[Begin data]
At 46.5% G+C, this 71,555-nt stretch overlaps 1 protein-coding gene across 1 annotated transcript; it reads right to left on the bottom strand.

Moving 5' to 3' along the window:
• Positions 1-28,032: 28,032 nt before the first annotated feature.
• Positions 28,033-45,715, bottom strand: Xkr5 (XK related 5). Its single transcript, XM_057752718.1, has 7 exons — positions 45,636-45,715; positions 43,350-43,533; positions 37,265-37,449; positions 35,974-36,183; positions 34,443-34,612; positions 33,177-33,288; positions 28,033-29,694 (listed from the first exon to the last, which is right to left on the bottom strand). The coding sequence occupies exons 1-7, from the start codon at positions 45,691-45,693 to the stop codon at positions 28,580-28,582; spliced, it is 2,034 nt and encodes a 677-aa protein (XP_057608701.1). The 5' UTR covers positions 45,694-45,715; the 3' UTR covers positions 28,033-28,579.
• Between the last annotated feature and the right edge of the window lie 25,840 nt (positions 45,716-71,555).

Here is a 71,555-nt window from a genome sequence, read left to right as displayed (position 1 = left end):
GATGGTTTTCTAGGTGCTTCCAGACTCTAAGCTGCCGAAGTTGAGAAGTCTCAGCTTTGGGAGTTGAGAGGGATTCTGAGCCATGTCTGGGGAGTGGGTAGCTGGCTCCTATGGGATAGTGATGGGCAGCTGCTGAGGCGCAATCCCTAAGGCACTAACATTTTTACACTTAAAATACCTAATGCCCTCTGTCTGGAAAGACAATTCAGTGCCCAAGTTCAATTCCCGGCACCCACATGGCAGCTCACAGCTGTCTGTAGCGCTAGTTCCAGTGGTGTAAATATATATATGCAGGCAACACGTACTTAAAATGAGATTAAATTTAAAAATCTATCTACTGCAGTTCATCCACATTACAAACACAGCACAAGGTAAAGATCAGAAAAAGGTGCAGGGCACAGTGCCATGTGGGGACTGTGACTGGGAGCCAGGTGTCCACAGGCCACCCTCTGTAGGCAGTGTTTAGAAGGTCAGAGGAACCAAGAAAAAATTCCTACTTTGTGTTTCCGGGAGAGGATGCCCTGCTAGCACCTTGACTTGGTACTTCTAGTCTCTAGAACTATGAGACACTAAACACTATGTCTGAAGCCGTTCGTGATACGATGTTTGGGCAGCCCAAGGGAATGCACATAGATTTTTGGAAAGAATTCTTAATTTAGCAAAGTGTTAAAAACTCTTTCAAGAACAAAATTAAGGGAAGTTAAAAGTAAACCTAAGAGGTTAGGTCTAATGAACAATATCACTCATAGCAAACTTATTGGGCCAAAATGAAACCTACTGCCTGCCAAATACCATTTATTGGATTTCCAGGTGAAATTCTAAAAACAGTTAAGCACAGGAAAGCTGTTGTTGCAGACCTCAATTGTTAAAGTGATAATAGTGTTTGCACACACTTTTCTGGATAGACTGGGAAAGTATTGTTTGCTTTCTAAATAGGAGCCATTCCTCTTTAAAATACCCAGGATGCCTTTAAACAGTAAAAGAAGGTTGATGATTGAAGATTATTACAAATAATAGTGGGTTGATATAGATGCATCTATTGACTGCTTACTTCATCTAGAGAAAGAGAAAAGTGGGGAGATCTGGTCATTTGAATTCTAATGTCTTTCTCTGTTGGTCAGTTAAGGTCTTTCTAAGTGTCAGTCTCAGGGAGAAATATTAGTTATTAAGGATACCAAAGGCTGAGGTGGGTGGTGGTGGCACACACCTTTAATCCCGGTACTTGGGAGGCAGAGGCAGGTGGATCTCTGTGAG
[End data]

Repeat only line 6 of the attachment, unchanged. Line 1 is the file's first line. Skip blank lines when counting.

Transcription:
Here is a 71,555-nt window from a genome sequence, read left to right as displayed (position 1 = left end):